A prominent Salt Lake City attorney thought he would be spending just over six years in prison after embezzling more than $12 million from dozens of clients over a span of 13 years.
Instead, a federal judge refused to accept the 73-month plea deal — indicating the punishment was not harsh enough and that he doesn’t believe Calvin Curtis is fully remorseful.
Curtis was a special needs trust attorney, representing some of the most vulnerable clients in Utah — many of whom suffer from severe mental or physical disabilities.
Prior to the ruling, Curtis cried and apologized to the victims. Cameras were not allowed in the courtroom.
Kris Sanford, who has been paralyzed since 2009, addressed Curtis directly during the hearing.
“Your moral compass is not there,” Sanford said. “It’s disgusting… I guess on the advice of my attorney, I’m going to stop there.”
Sanford, who said he “only” lost about $40,000, asked the judge to ignore the recommended 73-month sentence that prosecutors reached with Curtis.
Aaron Hall, who is legally blind, also asked the judge to ignore the plea deal. He said he lost about half a million dollars.
“This brought me almost to suicide,” Hall said. “He gave fraudulent accounts to family members who were questioning me and drove me to the point where I was questioning my own sanity and whether I did something wrong... It’s really embarrassing being a father not being able to take care of your children. Your children shouldn’t have to pay all your bills."
Sherry McConkey was in court representing her mother-in-law. Glenn McConkey has severe Alzheimer's and dementia.
In that case, Curtis admitted he stole approximately $12 million.
“I just kept on staring at him going, ‘Wow, how can you be so evil?’” Sherry McConkey said. “I don’t believe his apology, so therefore I don’t accept it.”
While addressing the court, Curtis agreed that his actions were "evil." He addressed some of the victims by name, referring to them as “dear friends” that he took advantage of.
“Unfortunately, most of everything they’ve said is true, and I’m very sorry about that,” Curtis said. “I accept responsibility. It’s my fault. I pray for them. I hope they pray for me.”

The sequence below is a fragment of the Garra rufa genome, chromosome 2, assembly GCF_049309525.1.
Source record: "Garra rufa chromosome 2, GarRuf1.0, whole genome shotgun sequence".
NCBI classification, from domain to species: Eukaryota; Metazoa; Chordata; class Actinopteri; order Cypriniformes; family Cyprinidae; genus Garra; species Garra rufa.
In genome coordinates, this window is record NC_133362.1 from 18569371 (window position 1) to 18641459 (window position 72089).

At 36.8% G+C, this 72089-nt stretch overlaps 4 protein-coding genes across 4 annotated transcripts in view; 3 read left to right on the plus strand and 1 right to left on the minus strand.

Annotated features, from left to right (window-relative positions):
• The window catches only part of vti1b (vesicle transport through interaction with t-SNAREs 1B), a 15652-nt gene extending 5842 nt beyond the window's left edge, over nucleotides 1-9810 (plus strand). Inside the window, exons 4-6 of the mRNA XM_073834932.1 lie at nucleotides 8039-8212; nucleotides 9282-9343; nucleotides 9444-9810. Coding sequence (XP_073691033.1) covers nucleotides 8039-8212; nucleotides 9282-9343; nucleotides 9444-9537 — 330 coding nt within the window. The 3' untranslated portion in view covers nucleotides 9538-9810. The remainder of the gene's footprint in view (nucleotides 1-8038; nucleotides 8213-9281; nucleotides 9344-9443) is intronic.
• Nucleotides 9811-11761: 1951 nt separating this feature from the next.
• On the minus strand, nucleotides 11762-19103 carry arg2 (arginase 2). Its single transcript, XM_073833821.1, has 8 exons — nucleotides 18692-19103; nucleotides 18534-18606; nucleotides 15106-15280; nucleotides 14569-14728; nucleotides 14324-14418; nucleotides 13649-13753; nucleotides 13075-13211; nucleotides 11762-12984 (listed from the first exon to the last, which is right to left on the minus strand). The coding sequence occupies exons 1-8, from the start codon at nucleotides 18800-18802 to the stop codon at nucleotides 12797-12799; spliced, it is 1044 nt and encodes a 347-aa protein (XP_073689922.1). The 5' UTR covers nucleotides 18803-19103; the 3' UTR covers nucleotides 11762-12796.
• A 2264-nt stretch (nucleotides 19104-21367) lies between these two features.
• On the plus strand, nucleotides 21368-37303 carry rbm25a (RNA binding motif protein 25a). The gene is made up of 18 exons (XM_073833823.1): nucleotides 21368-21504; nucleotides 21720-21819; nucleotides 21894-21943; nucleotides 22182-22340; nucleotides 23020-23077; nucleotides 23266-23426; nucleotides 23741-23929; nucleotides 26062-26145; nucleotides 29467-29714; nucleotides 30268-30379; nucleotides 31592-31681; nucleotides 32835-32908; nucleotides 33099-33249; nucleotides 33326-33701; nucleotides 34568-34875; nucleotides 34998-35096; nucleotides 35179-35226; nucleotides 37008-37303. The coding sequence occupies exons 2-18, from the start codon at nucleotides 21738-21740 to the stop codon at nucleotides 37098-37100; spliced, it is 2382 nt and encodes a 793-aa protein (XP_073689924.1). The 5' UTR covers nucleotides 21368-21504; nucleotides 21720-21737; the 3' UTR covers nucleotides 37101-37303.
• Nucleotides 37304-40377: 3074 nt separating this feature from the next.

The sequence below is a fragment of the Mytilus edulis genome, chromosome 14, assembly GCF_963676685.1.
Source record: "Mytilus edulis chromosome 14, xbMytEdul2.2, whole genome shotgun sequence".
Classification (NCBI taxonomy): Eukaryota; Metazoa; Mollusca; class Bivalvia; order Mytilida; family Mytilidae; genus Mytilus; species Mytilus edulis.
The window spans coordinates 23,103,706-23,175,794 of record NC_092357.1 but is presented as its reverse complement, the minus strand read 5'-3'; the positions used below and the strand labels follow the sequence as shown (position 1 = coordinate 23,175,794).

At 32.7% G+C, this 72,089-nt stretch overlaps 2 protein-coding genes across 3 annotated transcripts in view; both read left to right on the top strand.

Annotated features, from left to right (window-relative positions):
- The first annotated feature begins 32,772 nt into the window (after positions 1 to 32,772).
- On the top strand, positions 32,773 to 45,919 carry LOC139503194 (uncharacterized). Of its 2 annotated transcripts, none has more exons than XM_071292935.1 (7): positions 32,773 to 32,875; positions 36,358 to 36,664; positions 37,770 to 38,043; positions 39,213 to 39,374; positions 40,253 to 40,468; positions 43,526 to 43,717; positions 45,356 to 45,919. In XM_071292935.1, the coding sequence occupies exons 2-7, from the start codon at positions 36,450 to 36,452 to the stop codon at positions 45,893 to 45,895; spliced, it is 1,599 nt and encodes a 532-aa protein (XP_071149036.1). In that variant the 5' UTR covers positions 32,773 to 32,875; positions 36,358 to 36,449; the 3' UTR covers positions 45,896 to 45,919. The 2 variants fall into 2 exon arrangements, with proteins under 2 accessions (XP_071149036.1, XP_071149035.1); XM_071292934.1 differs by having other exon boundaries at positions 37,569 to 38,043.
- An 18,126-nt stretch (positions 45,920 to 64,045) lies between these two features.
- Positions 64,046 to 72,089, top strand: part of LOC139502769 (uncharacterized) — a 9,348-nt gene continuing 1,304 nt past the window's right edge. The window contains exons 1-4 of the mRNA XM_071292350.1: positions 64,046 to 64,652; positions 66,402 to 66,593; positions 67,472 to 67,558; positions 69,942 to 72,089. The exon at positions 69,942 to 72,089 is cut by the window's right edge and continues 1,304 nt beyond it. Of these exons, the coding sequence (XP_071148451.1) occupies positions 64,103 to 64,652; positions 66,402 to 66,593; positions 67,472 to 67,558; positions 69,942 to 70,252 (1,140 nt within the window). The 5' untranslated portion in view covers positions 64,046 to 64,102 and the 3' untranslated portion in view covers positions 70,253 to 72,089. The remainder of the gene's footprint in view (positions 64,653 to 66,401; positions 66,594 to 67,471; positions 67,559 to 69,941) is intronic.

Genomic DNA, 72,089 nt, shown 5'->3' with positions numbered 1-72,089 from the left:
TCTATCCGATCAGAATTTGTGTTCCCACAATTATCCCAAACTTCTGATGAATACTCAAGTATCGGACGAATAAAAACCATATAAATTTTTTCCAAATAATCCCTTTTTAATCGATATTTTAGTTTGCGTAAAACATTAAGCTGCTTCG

“If that man never speaks my name again, it would be too soon,” Hall responded.
Curtis withdrew his guilty plea after learning the judge found the plea deal “unreasonable.”
Some victims, like Matt Hess, said they were not sure how to feel, worried the case could now drag on or go to trial. Hess’ disabled daughter is one of the victims.
“It’s good and bad I guess,” Hess said. “It’s good in the sense that we might get something a little more out of this. He might get a few more years. I don’t think we’re going to find any more money.”
Judge David Barlow said he believed a more appropriate sentence would be somewhere between 8-10 years in prison, or 97 to 121 months.
He referred to Curtis’ actions as “unspeakable,” “calculated,” and “cold blooded.”
“It’s just about as terrible as a thing can be,” Barlow said. “So heinous and so devastating… Im not convinced he’s taken full accountability.”
Barlow gave credit to Curtis for cooperating with the investigation and forfeiting approximately $1.4 million. He said that he hopes both sides come together to reach a more reasonable plea deal in order to avoid trial.
The likelihood of the remaining $11 million being returned is "failingly small" if not "impossible."
Sixteen of the 26 victims will receive full restitution.
Greg Skordas, the defense attorney representing Curtis, declined to speak with media at the conclusion of the hearing.
Curtis is currently being held at the Salt Lake County Jail.